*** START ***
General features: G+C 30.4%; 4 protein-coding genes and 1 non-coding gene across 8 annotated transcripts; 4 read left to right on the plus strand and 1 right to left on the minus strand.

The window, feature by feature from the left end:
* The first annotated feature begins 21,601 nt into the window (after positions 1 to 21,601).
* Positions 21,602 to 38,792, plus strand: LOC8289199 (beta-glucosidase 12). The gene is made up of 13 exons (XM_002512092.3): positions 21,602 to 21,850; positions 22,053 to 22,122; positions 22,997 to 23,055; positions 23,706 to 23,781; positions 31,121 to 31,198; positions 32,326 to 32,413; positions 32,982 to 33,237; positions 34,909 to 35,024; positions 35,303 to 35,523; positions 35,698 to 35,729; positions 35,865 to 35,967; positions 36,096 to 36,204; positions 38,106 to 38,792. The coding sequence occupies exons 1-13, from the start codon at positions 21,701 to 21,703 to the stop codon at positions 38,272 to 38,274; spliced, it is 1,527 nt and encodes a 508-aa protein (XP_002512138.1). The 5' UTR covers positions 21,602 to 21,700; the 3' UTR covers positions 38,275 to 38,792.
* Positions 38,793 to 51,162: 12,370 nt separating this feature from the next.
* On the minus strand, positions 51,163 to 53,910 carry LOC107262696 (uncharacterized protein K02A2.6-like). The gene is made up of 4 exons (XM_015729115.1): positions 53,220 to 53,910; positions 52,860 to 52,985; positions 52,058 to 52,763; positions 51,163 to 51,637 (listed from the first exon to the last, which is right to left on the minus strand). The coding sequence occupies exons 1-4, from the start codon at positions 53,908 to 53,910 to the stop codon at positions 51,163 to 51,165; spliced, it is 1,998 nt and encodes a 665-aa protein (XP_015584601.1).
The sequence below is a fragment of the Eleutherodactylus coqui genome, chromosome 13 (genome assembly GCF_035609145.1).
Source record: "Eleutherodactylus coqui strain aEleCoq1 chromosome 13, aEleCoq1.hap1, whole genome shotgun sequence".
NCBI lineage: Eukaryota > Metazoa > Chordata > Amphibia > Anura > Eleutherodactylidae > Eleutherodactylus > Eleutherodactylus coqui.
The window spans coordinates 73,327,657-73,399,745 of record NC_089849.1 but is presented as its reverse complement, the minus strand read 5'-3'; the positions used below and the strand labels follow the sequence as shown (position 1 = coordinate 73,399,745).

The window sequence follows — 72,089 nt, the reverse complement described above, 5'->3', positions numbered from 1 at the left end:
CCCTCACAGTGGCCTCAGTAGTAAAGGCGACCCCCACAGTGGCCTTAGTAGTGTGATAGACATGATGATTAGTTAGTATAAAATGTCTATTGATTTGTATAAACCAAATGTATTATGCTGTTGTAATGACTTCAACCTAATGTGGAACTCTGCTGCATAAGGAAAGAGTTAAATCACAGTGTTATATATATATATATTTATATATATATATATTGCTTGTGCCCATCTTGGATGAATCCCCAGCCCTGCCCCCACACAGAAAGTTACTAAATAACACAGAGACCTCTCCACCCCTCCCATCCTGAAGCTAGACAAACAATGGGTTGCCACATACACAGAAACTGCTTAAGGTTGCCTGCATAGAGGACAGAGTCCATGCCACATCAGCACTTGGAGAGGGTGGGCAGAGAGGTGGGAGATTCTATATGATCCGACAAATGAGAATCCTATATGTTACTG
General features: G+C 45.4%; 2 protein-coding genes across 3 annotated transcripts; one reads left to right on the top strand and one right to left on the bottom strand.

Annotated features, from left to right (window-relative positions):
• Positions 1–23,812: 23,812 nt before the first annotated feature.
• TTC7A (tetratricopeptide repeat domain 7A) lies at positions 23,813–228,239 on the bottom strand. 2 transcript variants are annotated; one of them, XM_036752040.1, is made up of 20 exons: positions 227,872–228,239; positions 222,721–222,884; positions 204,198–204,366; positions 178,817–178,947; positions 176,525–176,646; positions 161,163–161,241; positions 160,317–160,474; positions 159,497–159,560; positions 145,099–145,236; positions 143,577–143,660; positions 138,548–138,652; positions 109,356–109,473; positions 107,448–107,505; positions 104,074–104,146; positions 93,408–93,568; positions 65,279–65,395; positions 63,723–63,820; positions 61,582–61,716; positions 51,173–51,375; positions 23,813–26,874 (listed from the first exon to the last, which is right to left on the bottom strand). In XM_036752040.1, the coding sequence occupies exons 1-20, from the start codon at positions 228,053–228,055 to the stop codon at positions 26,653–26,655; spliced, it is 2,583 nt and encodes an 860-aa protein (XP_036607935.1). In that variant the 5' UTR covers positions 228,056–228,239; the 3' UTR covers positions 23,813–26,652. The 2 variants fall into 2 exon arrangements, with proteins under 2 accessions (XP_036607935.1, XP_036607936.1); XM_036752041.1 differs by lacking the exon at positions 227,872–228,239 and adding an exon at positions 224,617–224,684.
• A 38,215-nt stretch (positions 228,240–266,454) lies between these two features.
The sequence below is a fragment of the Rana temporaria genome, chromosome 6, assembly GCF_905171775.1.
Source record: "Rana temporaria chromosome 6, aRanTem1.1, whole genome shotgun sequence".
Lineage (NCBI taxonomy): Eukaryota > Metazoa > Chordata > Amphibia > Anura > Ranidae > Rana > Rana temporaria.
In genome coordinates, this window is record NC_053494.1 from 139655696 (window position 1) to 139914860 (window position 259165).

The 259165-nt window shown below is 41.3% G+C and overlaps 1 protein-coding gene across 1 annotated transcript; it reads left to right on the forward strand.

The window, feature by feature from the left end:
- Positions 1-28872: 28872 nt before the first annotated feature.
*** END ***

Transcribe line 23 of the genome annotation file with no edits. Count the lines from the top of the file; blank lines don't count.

The window, feature by feature from the left end: